In our book, Impact Investing, Antony Bugg-Levine and I state,

“Impact investing is what we do; Blended Value is what we create.”

BV is simply a conceptual framework for advancing a vision of value creation which is not based upon a bifurcated understanding of the nature of value (either/or), but rather a unified, holistic understanding of value as “both/and,” integrated and non-divisible.

Within this understanding of value creation, nonprofit organizations are seen to create economic worth and for-profit organizations social and environmental impacts. Indeed, all organizations create economic, social and environmental value components–but most are not managed to maximize their true potential performance.

Therefore, endless discussions regarding whether nonprofits should be more business-like or for-profits should manage for stakeholder and environmental interests are irrelevant. Rather, our focus should be upon how to maximize the total value creation potential and performance of organizations (whether nonprofit, for-profit or hybrid) and how best to maximize the total performance of capital (whether philanthropic, below-market or market-rate risk adjusted capital; with returns which are financial and social/environmental).

This central idea is, itself, not original, but was originally introduced in 2000 in the context of a value proposition (The Blended Value Proposition). Since that time, it has been the primary focus of my own writing, speaking and consulting in forums around the world. I have had many people ask why I did not create “The Blended Value Institute” or a consulting group to advance these ideas in practice. While there are times I think perhaps I should have, the fundamental premise behind Blended Value is that we do not necessarily need new organizations or consulting groups to show people how to maximize value–what each of us need is a fundamentally different way to think about the nature of the value being created through our existing organizations and a re-positioning of our individual efforts toward a focus upon a re-conceptualized understanding of value maximization.  Since introducing the term in 2000, I simply felt I would rather promote new understandings of value creation than establish yet one more organization in the parade–an organization I would then have to promote and advance at the expense of those very organizations (nonprofit and for-profit)  I sought to influence.

To paraphrase Albert Einstein, what is needed is simple–but that doesn’t mean it is easy; what is needed is a re-visioning of our personal and professional understanding of the notion of the value we create over the trajectory of our lives. With this new understanding of value in place we may then–each one of us–be in the best possible position to change our organizations, our investment practices and the legacy of the life we have lived.

The papers, articles and interviews on this web site, organized in the different categories presented, are various aspects of my exploration of those ideas and this Blended Value Framework.


The Nature of Returns: A Social Capital Markets Inquiry into Elements of Investment and The BVP

This paper was written during Emerson’s tenure on the faculty of Harvard Business School and is his first exploration into the notion of the Blended Value Proposition. The paper is about as academic as Emerson has the capacity to be (which is an albeit limited capacity) and explores notions of social capital markets, the New Metrics, the links between social and financial value creation and other related areas. The document concludes with a clarion call to re-invent our understanding of the nature of value and the pursuit of multiple returns. Addressing the existing nature of investment and return gives potential insight on central issues, such as: What do we value? How do we track efforts to increase that value? And what is the most effective way to structure capital markets to maximize total, Blended Value?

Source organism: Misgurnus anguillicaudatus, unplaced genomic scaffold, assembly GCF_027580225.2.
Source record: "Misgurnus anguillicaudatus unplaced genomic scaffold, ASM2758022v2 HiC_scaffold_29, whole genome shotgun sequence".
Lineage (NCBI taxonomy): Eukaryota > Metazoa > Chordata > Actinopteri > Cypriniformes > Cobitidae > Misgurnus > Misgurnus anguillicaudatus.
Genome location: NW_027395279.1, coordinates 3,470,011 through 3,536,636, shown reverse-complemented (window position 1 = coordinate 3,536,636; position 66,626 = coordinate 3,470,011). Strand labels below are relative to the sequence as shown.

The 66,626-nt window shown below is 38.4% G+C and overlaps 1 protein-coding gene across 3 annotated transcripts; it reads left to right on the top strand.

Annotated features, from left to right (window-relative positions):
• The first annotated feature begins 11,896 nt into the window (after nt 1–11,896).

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The Blended Value Map: Tracking the Intersects and Opportunities of Economic, Social and Environmental Value Creation

Tracking the intersects and opportunities of economic, social and environmental value creation.

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Blended Value Executive Summary

Executive summary of the blended value map.

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The Blended Value Glossary

The blended value glossary (the BVG) is intended to advance a single, comprehensive nomenclature so that our common language can be a source of power instead of perplexity. The BVG will strive for convergence, streamlining the lexicon so that single concepts are connected to single terms (and vice versa). The BVG will strive for precision, clarifying subtle distinctions among concepts and terms. But when convergence and precision are not possible, the BVG will simply present how a term is used within a variety of contexts. The result, we hope, will be not only a singular, definitive resource, but also an opportunity for collaboration among the “silos” within the blended value universe and for the participants to strive for a more collective identity.

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Blended Resource Bibliography

A 200+ page annotated bibliography of supporting documents and organizations presenting brief summaries of what is listed on the Map and to be used in concert with the Map itself.

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